Who Can We Not Humanize?

Over a career of more than 30 years, I have taught some literature that has confronted students from late elementary grades straight through high school with the reality that human beings can do brutal things to each other.  In works of literary nonfiction, as well as in fictionalized depictions of abuse and atrocities that we [...]

Another Dimension for Quarterly Assessment

At my school, the marking period ends this Thursday.  I usually require students to write a reflection of their learning experiences so they can assess their growth.  Part of this includes a review of how their skills and capacities have expanded, but another consideration altogether can make all the difference. I have an old wooden [...]

Dichotomy: Childlike vs. Childish

As an English teacher, I strongly advocate subtlety and nuance in language.  Dichotomies often help me to draw out concepts. I have heard many adults–teachers included–say things such as, “Sometimes we need to let kids be kids.”  Most people understand the rough idea of that statement, tautological though it may be. The same adults, however, [...]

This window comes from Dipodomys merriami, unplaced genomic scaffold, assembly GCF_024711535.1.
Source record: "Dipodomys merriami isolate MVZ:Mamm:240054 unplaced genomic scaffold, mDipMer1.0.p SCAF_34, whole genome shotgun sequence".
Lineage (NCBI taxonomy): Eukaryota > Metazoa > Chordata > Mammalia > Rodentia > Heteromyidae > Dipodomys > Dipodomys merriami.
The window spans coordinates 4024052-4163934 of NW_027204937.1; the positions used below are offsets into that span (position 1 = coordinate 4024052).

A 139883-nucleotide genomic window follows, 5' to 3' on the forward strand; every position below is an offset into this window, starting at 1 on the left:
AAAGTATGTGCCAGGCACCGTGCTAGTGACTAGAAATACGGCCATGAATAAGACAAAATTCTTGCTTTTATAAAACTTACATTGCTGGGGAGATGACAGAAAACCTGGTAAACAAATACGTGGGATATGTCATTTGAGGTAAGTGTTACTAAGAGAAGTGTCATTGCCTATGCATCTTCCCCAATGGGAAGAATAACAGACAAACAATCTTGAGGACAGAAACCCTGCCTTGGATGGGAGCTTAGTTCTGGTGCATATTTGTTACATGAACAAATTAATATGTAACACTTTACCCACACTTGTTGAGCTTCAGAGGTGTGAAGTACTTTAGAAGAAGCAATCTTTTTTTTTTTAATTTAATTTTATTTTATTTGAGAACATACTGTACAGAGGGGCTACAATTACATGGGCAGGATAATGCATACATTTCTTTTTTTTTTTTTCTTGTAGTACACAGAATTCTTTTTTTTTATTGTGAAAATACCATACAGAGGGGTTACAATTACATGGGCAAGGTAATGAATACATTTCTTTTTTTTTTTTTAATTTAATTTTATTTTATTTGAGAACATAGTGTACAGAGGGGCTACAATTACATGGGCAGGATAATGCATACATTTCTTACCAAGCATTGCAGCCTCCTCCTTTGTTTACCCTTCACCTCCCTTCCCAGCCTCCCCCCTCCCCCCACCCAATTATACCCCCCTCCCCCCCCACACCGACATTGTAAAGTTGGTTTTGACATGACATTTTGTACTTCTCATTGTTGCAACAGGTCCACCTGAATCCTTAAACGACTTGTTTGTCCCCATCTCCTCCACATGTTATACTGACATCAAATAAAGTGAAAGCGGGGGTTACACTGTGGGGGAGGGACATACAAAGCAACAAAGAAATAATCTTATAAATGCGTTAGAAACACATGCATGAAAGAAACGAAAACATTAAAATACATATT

A Word to Teach Our Young–Idle

Language is our framework not merely for communicating but for perceiving and understanding.  Our popular culture hardly promotes eloquence, and we have lost many words that informed the sensibilities of previous generations.  As old-fashioned as some of them sound, introducing them to young people and reinforcing their meanings can add richness and resolution to their [...]

Students Love to Help, Part V

Students are the celebrity draw that can galvanize an entire community.  We see this in part when families crowd auditoriums for school concerts and plays, and when they cheer at athletic events.  Indeed, such occasions put on display a school’s important function in developing students’ potential beyond classroom learning. Classroom learning, however, also merits public [...]

Children Love to Help, Part III

Little meaningful academic learning happens when students’ prerequisite needs go unfulfilled.  I often cite the work of psychologist Abraham Maslow in these matters.  His famous Hierarchy of Needs explains that cognitive and aesthetic needs (those addressed by academic instruction)  can only become ripe for fulfillment when more fundamental needs are met.  Assuming that schools see [...]